On Sunday, Huddersfield added another string to its celebrity bow when Skelmanthorpe-born Jodie Whittaker was named the 13th Doctor.
We've already given the world a Captain of the Starship Enterprise (yes, Sir Patrick Stewart was born in Mirfield but he has a great love for all things Huddersfield and a university building named after him) and now we will become known as the birthplace of the first ever female Doctor Who.
It's huge news that should be celebrated, not just by people in Huddersfield, but fans around the world. Arguably the Beeb's most prestigious role has been given to a Yorkshire lass , taking a galactic leap for gender equality and making the bold statement that yes, women can man the Tardis too.
Which makes some of the reaction to the announcement utterly enraging.
Anyone who thinks we don't need feminism any more need only read some of the comments left beneath Facebook news posts or even check the Examiner's own Facebook page.
'The Doctor can't be a woman.' 'I can't watch this anymore.' 'Are they going to rename it Nurse Who?' 'It's PC gone mad'.
It's like the idea that Doctor Who - an alien - might take a female form baffles some as much as their bilious comments baffle me.
(The 'Nurse Who' thing especially makes me rage - I went to school with incredible women who are now doctors, and also know male nurses. Do people really still think men have to be one and women the other?!)
The show has always had strong female characters, not only the assistants but legends like River Song and Madame Vastra.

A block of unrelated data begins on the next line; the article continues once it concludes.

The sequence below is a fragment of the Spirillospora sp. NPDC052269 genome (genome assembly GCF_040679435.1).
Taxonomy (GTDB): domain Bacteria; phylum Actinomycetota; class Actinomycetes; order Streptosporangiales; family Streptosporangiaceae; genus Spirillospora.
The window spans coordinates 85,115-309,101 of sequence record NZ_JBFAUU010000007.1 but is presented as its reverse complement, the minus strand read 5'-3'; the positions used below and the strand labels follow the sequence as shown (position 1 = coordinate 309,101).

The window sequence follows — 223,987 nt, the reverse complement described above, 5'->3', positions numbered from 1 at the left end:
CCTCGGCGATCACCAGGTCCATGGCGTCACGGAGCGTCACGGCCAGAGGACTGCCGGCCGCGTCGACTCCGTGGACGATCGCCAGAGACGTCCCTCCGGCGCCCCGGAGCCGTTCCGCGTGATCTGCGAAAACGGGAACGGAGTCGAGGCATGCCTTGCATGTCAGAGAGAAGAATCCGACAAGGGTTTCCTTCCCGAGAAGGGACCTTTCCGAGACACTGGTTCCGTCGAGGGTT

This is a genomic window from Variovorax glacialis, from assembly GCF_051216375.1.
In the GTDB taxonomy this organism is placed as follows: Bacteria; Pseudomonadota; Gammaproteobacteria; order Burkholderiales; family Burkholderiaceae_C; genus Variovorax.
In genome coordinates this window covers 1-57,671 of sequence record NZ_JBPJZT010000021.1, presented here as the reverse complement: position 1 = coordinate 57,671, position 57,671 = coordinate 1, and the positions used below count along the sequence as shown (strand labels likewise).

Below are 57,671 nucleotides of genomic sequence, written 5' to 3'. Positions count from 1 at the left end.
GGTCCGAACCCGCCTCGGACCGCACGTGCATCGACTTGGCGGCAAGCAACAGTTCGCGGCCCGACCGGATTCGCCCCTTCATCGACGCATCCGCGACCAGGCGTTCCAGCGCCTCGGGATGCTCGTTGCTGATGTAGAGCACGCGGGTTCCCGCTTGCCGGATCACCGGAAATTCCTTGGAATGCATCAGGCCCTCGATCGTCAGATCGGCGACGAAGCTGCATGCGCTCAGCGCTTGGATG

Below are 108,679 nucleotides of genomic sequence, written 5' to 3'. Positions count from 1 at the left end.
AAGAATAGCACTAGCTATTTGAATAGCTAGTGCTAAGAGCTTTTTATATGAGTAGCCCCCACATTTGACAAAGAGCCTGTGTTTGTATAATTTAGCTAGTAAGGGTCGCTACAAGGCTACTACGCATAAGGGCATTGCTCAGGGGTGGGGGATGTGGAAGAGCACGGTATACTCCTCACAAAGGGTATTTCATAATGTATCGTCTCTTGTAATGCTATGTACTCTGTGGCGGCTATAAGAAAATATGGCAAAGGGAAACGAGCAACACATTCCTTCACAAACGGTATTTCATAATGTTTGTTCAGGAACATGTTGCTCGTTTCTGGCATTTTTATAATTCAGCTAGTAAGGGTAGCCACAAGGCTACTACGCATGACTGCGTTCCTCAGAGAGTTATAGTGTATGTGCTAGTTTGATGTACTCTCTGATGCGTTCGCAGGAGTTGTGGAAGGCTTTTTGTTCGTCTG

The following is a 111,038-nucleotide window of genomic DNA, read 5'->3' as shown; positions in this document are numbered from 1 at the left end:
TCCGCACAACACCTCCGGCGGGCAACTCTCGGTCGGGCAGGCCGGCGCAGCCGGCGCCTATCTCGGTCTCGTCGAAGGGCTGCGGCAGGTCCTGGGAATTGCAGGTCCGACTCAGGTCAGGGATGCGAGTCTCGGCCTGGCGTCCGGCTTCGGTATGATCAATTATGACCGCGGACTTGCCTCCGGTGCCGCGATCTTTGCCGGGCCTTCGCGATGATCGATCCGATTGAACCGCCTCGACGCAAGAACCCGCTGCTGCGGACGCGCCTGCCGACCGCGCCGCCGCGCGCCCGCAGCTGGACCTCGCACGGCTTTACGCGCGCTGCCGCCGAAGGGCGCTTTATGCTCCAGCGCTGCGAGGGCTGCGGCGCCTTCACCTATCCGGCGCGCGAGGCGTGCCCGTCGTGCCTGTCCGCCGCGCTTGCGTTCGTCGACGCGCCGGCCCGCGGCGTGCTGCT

Which makes it all the more appropriate that we have a female Doctor - and all the more important.
A video on Facebook showed a young girl's utter delight that the new Doctor was a girl. The excitement in her face was a delight to watch - and a stark reminder that for years, the show's young female fans have only ever known a Who universe where a man is the Doctor and a woman the assistant.
Jodie Whittaker has the important duty of telling these young girls - and boys too - that women are just as capable of being kick-ass Time Lords as the fantastic men that have come before them.
Unfortunately, Whittaker has also had to deal with the reductive nonsense splashed across the Sun and Daily Mail websites, who decided that the most appropriate way to celebrate her new role was to publish gratuitous stories about her previous nude scenes.
Tell me that would have happened if the new Doctor was a man.
In 2017 it should be no shock at all that an acclaimed film and television actress has been chosen to lead one of the world's most-loved sci-fi series.
Yet there are corners of the internet that seem determined to sneer and demean any attempt to make our culture reflective of our reality.
What do you think?
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"It's always been a man, why change it?"
Well, Parliament used to all be all-male. So were a lot of newsrooms, company boardrooms, councils, the list goes on. And brave women (and men) fought to change it (and still are today) because just because something has always been a certain way, doesn't mean it's right.
I applaud the BBC for fighting for change and equality in a way that will reach audiences around the world. I can't wait to see what a Yorkshire lass brings to this iconic role.
And I'll keep rallying against the naysayers, not just about Doctor Who but in any arena where women are ridiculed or demeaned, just like the Doctor's Promise: "Never cruel nor cowardly. Never give up. Never give in."